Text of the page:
BRUSSELS, April 16: Nato agreed on Wednesday to take over command of the International Security Assistance Force (ISAF) in Afghanistan this summer, an unprecedented step for the alliance.

Officials said the move, the first “out of area” Nato mission, marked the start of a new era for an alliance born during the Cold War.

“It is a significant step forward for Nato. It is the first out of Europe operation in our history,” said one diplomat, speaking on condition of anonymity.

ISAF, which operates under a United Nations mandate, has patrolled Kabul and its environs since its creation in December 2001 following the fall of the Taliban militia.

Nato spokesman Yves Brodeur said that, although its mission will not formally become a Nato operation, the ISAF commander will be chosen by Nato’s top military commander.

“Strategic coordination, command and control will be exercised by Nato through SHAPE (the Supreme Headquarters Allied Powers in Europe),” he said.

“Neither ISAF or the mission will change,” he said. “What is going to change is the means by which the international community meets its commitment (in Afghanistan).”

ISAF currently comprises some 4,600 troops from nearly 30 countries, including around 2,500 German and 600 Dutch soldiers and assists the Afghan authorities in securing Kabul.

Berlin has urged Nato to take over leadership of ISAF when Germany’s mandate to command the force ends in August.

But other countries, including France and Belgium, have expressed reservations.

While French officials welcomed the move, one insisted: “We are not planting the Nato flag in Afghanistan,” adding that Nato was anxious “to avoid changing the perception in Kabul of what ISAF is.”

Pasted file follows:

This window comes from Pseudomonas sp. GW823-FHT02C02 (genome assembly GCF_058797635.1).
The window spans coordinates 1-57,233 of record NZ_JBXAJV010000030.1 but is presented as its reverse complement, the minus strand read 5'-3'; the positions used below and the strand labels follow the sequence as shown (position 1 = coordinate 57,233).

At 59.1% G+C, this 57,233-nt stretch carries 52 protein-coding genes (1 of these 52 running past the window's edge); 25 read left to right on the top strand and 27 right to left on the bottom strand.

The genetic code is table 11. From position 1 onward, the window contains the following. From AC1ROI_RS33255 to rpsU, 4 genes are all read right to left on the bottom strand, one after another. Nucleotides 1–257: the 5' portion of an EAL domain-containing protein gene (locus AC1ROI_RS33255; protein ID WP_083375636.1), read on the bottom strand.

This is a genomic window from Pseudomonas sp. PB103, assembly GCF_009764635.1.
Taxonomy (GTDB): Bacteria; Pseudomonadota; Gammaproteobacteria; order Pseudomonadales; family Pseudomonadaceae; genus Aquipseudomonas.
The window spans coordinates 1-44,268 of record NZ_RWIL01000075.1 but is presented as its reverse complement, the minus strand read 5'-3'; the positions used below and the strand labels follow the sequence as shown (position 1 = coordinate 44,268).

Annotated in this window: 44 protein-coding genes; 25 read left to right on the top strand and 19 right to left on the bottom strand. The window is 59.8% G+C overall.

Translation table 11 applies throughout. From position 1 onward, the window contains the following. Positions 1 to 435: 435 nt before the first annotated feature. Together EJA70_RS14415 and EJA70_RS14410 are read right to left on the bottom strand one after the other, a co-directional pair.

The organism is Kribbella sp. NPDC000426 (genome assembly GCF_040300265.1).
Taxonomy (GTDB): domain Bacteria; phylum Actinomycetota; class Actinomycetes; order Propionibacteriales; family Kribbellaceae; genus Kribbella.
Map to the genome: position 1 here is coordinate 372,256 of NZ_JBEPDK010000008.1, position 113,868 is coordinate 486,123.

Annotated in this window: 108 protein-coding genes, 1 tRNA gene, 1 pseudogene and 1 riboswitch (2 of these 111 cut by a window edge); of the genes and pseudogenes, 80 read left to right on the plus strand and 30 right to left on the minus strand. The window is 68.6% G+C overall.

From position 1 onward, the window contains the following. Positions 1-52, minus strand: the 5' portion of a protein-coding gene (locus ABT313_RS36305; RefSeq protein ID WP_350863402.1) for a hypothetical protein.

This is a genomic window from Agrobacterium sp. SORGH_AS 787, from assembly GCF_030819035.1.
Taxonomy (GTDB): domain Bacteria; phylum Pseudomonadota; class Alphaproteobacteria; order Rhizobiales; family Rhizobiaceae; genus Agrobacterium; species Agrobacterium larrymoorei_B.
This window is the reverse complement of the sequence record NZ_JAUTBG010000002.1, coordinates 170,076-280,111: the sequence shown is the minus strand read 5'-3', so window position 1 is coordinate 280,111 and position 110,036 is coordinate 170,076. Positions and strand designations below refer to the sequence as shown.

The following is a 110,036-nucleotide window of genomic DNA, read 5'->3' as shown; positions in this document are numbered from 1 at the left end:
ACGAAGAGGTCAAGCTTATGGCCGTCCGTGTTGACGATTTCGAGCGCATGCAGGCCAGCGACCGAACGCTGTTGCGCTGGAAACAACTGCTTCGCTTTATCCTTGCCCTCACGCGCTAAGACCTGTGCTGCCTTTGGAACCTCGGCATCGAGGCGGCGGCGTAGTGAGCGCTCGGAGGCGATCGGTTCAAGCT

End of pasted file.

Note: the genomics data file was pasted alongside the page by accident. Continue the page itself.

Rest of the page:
“What we don’t want to do, is to give the impression that Nato is going to lead the mission. It is first of all an ISAF mission under the aegis of the UN. All we are doing is providing the structure,” a Nato source added.

Nato chief George Roberton informed UN Secretary General Kofi Annan of the alliance decision at the start of the week, Brodeur said.

The Nato decision was taken at the request of Germany, the Netherlands and Canada, who have played key roles in ISAF. The exact date of the handover remains to be decided, diplomats said.

Nato is currently undergoing a radical transformation, from a Cold War-era alliance whose actions have been geographically limited to a post-September 11 force focussed on threats worldwide.

At a landmark summit in Prague last year it agreed to expand to take in seven former Communist countries, while also approving the creation of a rapid Response Force (NRF) ready for combat missions anywhere around the globe.

Wednesday’s decision is the first time since Nato’s creation in 1949 that it has agreed to take command of a mission outside the North Atlantic area.

“This decision puts to rest the debate about Nato’s relevance,” said one diplomat.

Nato, which already provides logistical support to ISAF, asked its military experts on April 2 to study how the alliance could “maximise” the alliance’s role in Afghanistan.

Security remains a major concern for the government of President Hamid Karzai as Afghanistan struggles to overcome decades of conflict and warlordism.—AFP

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